I work in downtown St. Paul and over the last couple of years the number of food trucks has increased throughout the area at lunchtime. I see the number of people waiting in line to get food. I look at the menu boards and think that the prices are reasonable, but I often times wonder, how clean and safe is the food that is being prepared.
Large corporations have jumped on the band wagon and are using food trucks for catering to their employees in their parking lots. This new style of catering is cheaper than paying a catering business within the company. This also keeps their employees on-site which means fewer employees are traveling to restaurants for lunch. The only drawback is that corporations may need to work with the cities they reside in because of city ordinances. Some cities such as St. Louis Park, Bloomington, Burnsville and Lakeville have changed ordnances to resolve this issue in order for food trucks to sell in the suburbs.
I found that the Minnesota Department of Health (MDH) has a process that is quite extensive and you really have to a strategy and plan if you want to run a food truck at least 30 days in advance of construction of a truck. You also have to purchase licenses, meet NSF standards for equipment, dishwashing and hand washing facilities, water supply and liquid waste disposal plans that are not hazardous to public health.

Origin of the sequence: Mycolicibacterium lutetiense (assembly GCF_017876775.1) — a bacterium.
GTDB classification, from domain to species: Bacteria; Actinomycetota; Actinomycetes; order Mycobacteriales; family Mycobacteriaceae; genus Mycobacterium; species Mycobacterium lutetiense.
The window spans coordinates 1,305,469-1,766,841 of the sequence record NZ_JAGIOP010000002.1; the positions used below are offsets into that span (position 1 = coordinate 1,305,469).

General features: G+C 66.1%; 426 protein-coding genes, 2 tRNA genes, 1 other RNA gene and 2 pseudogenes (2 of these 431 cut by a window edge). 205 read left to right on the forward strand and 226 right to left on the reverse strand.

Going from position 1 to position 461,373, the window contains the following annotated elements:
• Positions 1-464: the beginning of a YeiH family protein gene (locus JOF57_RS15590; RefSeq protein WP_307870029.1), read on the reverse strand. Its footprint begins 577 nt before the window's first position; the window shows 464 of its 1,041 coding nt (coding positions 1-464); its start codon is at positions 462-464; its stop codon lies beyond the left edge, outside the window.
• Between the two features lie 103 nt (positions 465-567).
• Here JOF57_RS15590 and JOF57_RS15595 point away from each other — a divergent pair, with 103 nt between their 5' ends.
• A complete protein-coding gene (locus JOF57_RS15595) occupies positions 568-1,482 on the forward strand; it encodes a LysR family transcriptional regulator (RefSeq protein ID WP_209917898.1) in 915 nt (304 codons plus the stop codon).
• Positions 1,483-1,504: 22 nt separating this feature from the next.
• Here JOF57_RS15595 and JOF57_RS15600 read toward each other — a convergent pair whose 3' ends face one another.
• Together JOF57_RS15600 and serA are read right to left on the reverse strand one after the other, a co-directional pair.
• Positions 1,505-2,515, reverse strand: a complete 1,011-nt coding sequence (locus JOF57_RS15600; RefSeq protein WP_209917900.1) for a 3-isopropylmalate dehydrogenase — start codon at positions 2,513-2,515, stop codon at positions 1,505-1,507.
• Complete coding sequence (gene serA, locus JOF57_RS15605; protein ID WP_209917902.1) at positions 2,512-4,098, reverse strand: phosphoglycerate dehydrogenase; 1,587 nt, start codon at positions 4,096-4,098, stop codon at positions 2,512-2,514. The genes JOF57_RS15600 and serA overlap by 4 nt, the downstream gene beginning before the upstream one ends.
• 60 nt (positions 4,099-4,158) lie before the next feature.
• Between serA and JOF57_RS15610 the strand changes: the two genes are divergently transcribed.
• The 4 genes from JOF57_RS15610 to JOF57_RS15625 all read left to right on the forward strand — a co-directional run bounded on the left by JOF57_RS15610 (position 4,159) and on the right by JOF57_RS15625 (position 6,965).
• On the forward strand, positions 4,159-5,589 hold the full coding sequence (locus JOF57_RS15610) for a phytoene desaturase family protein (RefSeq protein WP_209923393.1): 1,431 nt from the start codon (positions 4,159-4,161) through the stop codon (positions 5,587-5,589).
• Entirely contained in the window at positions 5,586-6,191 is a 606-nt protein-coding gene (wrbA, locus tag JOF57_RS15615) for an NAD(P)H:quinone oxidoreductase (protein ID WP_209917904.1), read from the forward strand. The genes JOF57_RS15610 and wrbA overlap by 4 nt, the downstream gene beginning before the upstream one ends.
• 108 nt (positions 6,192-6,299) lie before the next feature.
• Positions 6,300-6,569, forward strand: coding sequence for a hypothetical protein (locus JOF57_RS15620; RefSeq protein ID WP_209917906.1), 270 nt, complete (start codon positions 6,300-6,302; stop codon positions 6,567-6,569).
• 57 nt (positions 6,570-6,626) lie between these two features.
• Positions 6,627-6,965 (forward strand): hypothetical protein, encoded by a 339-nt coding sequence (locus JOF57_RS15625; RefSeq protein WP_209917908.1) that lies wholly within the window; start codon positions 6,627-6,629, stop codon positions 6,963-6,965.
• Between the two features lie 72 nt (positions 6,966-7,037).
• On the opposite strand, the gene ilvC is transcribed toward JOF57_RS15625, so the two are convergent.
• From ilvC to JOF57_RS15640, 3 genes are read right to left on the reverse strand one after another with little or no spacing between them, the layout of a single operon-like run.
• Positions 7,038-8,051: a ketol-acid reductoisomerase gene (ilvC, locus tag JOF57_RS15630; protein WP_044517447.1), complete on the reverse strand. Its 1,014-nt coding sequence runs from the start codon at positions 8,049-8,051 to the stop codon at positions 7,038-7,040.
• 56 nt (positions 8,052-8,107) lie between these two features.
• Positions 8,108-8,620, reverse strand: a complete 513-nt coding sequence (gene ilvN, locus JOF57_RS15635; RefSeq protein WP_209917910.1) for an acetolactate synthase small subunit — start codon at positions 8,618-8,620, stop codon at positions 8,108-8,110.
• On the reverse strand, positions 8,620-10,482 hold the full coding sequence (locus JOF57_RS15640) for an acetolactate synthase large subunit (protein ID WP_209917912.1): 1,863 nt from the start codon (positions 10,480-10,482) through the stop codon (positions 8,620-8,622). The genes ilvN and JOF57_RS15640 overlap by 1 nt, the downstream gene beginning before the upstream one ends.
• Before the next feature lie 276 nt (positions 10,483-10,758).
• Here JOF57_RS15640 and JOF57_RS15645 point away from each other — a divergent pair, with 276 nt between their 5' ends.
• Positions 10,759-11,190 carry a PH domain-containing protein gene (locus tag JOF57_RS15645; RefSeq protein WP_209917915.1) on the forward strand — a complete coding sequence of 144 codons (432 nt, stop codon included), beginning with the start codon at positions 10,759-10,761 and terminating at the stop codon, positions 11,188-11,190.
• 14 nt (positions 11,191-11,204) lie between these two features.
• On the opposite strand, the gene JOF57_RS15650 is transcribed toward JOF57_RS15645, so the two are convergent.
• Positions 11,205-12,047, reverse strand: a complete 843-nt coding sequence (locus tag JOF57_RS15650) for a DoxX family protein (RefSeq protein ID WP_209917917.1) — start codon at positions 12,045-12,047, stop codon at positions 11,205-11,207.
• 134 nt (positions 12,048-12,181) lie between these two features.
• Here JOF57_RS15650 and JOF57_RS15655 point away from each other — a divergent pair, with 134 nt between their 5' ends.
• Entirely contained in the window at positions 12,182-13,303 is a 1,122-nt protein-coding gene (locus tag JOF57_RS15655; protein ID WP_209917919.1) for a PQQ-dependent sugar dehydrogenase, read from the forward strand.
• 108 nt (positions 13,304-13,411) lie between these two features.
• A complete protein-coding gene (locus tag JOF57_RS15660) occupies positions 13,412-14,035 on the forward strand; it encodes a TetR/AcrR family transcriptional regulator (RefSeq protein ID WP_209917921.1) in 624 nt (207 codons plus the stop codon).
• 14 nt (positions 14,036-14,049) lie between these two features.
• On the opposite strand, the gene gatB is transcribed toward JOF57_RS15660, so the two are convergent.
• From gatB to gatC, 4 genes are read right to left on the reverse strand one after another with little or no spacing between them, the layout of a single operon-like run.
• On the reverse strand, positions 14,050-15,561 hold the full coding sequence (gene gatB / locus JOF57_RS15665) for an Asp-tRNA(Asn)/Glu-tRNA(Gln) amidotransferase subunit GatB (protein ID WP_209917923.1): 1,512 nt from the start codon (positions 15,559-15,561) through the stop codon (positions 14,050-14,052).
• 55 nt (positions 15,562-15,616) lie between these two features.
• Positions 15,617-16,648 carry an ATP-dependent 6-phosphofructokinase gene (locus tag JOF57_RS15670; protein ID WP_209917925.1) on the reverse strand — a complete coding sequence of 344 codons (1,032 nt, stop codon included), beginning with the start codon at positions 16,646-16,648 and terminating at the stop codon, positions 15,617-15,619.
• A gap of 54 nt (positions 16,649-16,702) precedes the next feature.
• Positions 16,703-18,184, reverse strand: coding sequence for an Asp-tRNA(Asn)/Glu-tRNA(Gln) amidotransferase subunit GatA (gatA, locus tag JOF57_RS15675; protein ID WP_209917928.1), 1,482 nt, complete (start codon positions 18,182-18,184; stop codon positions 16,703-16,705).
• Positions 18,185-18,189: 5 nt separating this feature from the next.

In 2012, CBS investigated food truck safety and noted that legitimate food trucks should have a license displayed where people can see it and they need to have an inspection a minimum of one time per year. Inspectors found food temperatures to be the most common problem, but other issues could be heating lamps not working properly, melted ice cube tubs holding soft drinks spreading germs from hands onto the counter, and chemicals used for cleaning that did not have proper labeling and could potentially be mixed with food bottles. In all, even though there were minor issues, they say that none of these issues would be life threatening and that food trucks are relatively safe.
I’m not saying that there aren’t salmonella or other bacterial issues, but after researching food safety on the food trucks, I am now more inclined to purchase food on the streets next time a see a food truck.